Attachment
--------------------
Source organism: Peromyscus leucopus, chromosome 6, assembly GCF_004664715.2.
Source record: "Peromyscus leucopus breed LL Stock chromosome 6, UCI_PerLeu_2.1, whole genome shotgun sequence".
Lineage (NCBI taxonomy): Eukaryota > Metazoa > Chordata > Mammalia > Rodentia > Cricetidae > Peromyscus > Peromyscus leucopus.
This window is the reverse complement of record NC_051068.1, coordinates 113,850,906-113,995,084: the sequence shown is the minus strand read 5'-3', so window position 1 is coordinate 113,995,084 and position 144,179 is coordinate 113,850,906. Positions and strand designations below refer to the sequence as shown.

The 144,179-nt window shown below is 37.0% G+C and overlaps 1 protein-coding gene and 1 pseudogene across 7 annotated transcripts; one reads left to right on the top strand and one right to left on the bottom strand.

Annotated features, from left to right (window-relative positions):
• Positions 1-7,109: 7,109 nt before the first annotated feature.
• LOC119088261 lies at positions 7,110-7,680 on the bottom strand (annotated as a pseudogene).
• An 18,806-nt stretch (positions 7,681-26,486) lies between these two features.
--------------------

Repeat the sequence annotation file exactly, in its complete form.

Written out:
Source organism: Peromyscus leucopus, chromosome 6, assembly GCF_004664715.2.
Source record: "Peromyscus leucopus breed LL Stock chromosome 6, UCI_PerLeu_2.1, whole genome shotgun sequence".
Lineage (NCBI taxonomy): Eukaryota > Metazoa > Chordata > Mammalia > Rodentia > Cricetidae > Peromyscus > Peromyscus leucopus.
This window is the reverse complement of record NC_051068.1, coordinates 113,850,906-113,995,084: the sequence shown is the minus strand read 5'-3', so window position 1 is coordinate 113,995,084 and position 144,179 is coordinate 113,850,906. Positions and strand designations below refer to the sequence as shown.

The 144,179-nt window shown below is 37.0% G+C and overlaps 1 protein-coding gene and 1 pseudogene across 7 annotated transcripts; one reads left to right on the top strand and one right to left on the bottom strand.

Annotated features, from left to right (window-relative positions):
• Positions 1-7,109: 7,109 nt before the first annotated feature.
• LOC119088261 lies at positions 7,110-7,680 on the bottom strand (annotated as a pseudogene).
• An 18,806-nt stretch (positions 7,681-26,486) lies between these two features.